Leave Us a Memory
The Sewanee Trust for Historic Preservation (STHP) invites you to “Leave Us a Sewanee Memory - you have 4 Minutes!” from 11 a.m. to 2 p.m. at the Folks at Home office just below Reed Lane and Sewanee Elementary School. The STHP wants to gather residents, visitors, former residents, relatives of residents, and anyone else who has a story to tell about people, places, or events in Sewanee. The participants in this oral history event will need to provide their name and signature allowing the recording for future use. We hope those who “Leave Us a Sewanee Memory” will have fun telling their stories—and maybe they will want to have a longer interview with STHP members later in the summer—information on the Oral History program for the community and the Sewanee Trust organization will be available.
Breslin Tower Bells
The University of the South Guild of Change-Ringers will perform at Breslin Tower at noon.
Music and BBQ in the Park
The Jess Goggans Band will be playing from noon–2 p.m. in Angel Park, sponsored by the Sewanee Business Alliance. The Blue Chair will be selling barbecue.
See Sewanee’s Future
From noon–2 p.m., “See Sewanee’s Future” at The Blue House. This will be an open house featuring the downtown development project plans. Take the opportunity to see the future of Sewanee and learn about the Master Plan for the additions to downtown Sewanee. This project has been in the planning stages since 2012 and is now on the brink of action with specific projects to vitalize the Sewanee Downtown area. University Special Assistant to the Vice Chancellor, Frank Gladu, and Director of Implementation from Town Planning and Urban design Collaborative, Becky Timmons, will be on hand to describe the plan, the projects and answer questions. All are welcome including developers and investors who are needed to bring the plan to life. Learn more at <sewanee.edu/village>.
Pie Eating Contest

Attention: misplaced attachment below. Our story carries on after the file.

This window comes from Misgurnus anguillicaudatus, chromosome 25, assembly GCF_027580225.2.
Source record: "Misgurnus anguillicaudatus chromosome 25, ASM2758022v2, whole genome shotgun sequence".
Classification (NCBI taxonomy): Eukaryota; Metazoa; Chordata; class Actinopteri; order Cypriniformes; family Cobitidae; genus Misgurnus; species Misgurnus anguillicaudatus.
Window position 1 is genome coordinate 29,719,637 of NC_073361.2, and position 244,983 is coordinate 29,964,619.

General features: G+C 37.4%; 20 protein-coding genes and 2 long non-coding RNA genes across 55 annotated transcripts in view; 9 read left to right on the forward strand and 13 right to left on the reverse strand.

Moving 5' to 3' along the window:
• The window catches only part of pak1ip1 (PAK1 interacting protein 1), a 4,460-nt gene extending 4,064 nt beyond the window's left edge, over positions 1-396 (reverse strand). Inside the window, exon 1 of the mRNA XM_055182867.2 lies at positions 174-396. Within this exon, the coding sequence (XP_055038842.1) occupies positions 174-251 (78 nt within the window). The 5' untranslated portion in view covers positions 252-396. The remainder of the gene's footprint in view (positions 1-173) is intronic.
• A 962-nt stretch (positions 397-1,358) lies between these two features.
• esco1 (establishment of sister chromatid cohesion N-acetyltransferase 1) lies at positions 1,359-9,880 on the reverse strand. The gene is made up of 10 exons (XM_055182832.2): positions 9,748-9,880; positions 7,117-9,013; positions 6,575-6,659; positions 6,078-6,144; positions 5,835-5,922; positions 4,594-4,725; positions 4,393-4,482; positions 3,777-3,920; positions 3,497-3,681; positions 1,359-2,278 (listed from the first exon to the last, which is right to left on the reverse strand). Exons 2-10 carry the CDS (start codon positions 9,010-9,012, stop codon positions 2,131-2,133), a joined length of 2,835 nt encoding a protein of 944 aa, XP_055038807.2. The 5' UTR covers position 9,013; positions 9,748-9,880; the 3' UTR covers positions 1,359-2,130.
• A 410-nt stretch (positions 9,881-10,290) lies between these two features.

The 5th annual Pie Eating Contest will be at 12:30 p.m. in Guerry Garth. A clean up area will be provided. Sign up early (the fee is $5) as there are a limited number of spaces. For more information call Gary Sturgis at 598-5324 or 636-5294.
Carillon Concert
Raymond Gotko, Sarah Strickland and Charlene Williamson will perform a Carillon Recital at 1 p.m. Bring a chair to All Saints’ Chapel to enjoy the music.
Parade Entries Wanted
Grand Marshal John Bratton wants you to be in the parade! The parade begins at 2 p.m., Wednesday, July 4, with line-up on Lake O’Donnell Road starting at noon and ending at 1 p.m. This is when and where the judging will be: trophies for best float, best decorated vehicle and best horse; and blue ribbons for best decorated bicycle, best banner and best costume.
All entrants must fill out and submit an entry form by June 30. The form is available on this page. Take it to the From-Sea-to-Shining-Sea jar at the Blue Chair or by email <leighannecouch@gmail.com>. The form is also available online at http://www.sewanee4thofjuly.org
Parade Observers
Please do not park on University Avenue. All vehicles must be moved before 1 p.m. to make room for the parade.
The Sewanee Fourth of July parade will begin at 2 p.m. starting at the Sewanee Market and will travel through town, turning on to Hall Street and ending in the parking lot behind the Hospitality Shop. All sirens will be turned off at Texas Ave.